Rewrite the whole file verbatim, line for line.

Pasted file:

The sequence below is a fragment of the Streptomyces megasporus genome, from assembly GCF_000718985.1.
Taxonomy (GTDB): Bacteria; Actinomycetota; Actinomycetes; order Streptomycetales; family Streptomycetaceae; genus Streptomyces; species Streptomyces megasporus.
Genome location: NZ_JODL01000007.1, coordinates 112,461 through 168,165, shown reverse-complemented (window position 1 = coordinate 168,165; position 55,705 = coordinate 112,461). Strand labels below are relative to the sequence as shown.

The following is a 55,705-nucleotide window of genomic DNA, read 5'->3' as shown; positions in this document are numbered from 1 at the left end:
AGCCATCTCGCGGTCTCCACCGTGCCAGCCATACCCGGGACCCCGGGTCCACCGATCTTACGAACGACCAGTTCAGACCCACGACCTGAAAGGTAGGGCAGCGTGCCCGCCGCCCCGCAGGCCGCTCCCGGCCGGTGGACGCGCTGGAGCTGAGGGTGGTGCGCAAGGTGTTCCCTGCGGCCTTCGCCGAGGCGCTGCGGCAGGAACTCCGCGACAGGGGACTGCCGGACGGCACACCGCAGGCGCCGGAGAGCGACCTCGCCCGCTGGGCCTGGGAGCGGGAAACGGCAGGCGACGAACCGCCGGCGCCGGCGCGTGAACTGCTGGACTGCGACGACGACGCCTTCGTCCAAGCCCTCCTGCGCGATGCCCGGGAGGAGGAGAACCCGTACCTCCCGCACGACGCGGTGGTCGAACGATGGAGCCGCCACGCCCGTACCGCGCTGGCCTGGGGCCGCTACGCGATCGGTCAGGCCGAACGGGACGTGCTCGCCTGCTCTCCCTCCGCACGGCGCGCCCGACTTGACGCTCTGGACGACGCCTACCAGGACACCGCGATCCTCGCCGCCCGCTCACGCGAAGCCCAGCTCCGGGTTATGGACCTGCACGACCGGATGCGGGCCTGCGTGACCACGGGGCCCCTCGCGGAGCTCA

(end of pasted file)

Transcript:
The sequence below is a fragment of the Streptomyces megasporus genome, from assembly GCF_000718985.1.
Taxonomy (GTDB): Bacteria; Actinomycetota; Actinomycetes; order Streptomycetales; family Streptomycetaceae; genus Streptomyces; species Streptomyces megasporus.
Genome location: NZ_JODL01000007.1, coordinates 112,461 through 168,165, shown reverse-complemented (window position 1 = coordinate 168,165; position 55,705 = coordinate 112,461). Strand labels below are relative to the sequence as shown.

The following is a 55,705-nucleotide window of genomic DNA, read 5'->3' as shown; positions in this document are numbered from 1 at the left end:
AGCCATCTCGCGGTCTCCACCGTGCCAGCCATACCCGGGACCCCGGGTCCACCGATCTTACGAACGACCAGTTCAGACCCACGACCTGAAAGGTAGGGCAGCGTGCCCGCCGCCCCGCAGGCCGCTCCCGGCCGGTGGACGCGCTGGAGCTGAGGGTGGTGCGCAAGGTGTTCCCTGCGGCCTTCGCCGAGGCGCTGCGGCAGGAACTCCGCGACAGGGGACTGCCGGACGGCACACCGCAGGCGCCGGAGAGCGACCTCGCCCGCTGGGCCTGGGAGCGGGAAACGGCAGGCGACGAACCGCCGGCGCCGGCGCGTGAACTGCTGGACTGCGACGACGACGCCTTCGTCCAAGCCCTCCTGCGCGATGCCCGGGAGGAGGAGAACCCGTACCTCCCGCACGACGCGGTGGTCGAACGATGGAGCCGCCACGCCCGTACCGCGCTGGCCTGGGGCCGCTACGCGATCGGTCAGGCCGAACGGGACGTGCTCGCCTGCTCTCCCTCCGCACGGCGCGCCCGACTTGACGCTCTGGACGACGCCTACCAGGACACCGCGATCCTCGCCGCCCGCTCACGCGAAGCCCAGCTCCGGGTTATGGACCTGCACGACCGGATGCGGGCCTGCGTGACCACGGGGCCCCTCGCGGAGCTCA